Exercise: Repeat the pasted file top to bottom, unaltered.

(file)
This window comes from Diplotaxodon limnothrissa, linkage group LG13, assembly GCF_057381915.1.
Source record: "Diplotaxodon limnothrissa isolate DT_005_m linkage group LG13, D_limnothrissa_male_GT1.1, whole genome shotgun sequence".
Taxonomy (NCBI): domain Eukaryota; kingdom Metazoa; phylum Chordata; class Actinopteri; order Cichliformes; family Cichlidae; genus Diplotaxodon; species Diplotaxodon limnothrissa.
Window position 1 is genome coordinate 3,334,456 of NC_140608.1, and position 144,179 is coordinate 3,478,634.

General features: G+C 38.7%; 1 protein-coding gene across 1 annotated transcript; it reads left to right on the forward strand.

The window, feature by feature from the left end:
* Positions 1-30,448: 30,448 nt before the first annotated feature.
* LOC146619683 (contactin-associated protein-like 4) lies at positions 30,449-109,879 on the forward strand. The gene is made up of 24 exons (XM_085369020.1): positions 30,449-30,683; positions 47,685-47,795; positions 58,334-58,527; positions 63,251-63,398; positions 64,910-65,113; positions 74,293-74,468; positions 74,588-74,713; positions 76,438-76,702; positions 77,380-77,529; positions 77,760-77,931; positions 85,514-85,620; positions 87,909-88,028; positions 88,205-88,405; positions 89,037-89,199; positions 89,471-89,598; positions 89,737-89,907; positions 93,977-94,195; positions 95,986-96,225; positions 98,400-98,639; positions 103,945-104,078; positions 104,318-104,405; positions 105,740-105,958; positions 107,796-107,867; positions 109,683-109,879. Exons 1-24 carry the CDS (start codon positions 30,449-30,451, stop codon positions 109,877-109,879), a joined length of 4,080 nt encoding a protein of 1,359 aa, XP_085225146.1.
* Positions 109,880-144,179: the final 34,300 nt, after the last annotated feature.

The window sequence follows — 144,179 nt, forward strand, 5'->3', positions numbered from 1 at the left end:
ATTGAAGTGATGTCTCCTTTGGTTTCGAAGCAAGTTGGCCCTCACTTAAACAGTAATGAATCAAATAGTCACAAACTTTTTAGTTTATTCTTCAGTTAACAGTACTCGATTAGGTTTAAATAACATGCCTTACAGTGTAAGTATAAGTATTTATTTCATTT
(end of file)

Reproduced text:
This window comes from Diplotaxodon limnothrissa, linkage group LG13, assembly GCF_057381915.1.
Source record: "Diplotaxodon limnothrissa isolate DT_005_m linkage group LG13, D_limnothrissa_male_GT1.1, whole genome shotgun sequence".
Taxonomy (NCBI): domain Eukaryota; kingdom Metazoa; phylum Chordata; class Actinopteri; order Cichliformes; family Cichlidae; genus Diplotaxodon; species Diplotaxodon limnothrissa.
Window position 1 is genome coordinate 3,334,456 of NC_140608.1, and position 144,179 is coordinate 3,478,634.

General features: G+C 38.7%; 1 protein-coding gene across 1 annotated transcript; it reads left to right on the forward strand.

The window, feature by feature from the left end:
* Positions 1-30,448: 30,448 nt before the first annotated feature.
* LOC146619683 (contactin-associated protein-like 4) lies at positions 30,449-109,879 on the forward strand. The gene is made up of 24 exons (XM_085369020.1): positions 30,449-30,683; positions 47,685-47,795; positions 58,334-58,527; positions 63,251-63,398; positions 64,910-65,113; positions 74,293-74,468; positions 74,588-74,713; positions 76,438-76,702; positions 77,380-77,529; positions 77,760-77,931; positions 85,514-85,620; positions 87,909-88,028; positions 88,205-88,405; positions 89,037-89,199; positions 89,471-89,598; positions 89,737-89,907; positions 93,977-94,195; positions 95,986-96,225; positions 98,400-98,639; positions 103,945-104,078; positions 104,318-104,405; positions 105,740-105,958; positions 107,796-107,867; positions 109,683-109,879. Exons 1-24 carry the CDS (start codon positions 30,449-30,451, stop codon positions 109,877-109,879), a joined length of 4,080 nt encoding a protein of 1,359 aa, XP_085225146.1.
* Positions 109,880-144,179: the final 34,300 nt, after the last annotated feature.

The window sequence follows — 144,179 nt, forward strand, 5'->3', positions numbered from 1 at the left end:
ATTGAAGTGATGTCTCCTTTGGTTTCGAAGCAAGTTGGCCCTCACTTAAACAGTAATGAATCAAATAGTCACAAACTTTTTAGTTTATTCTTCAGTTAACAGTACTCGATTAGGTTTAAATAACATGCCTTACAGTGTAAGTATAAGTATTTATTTCATTT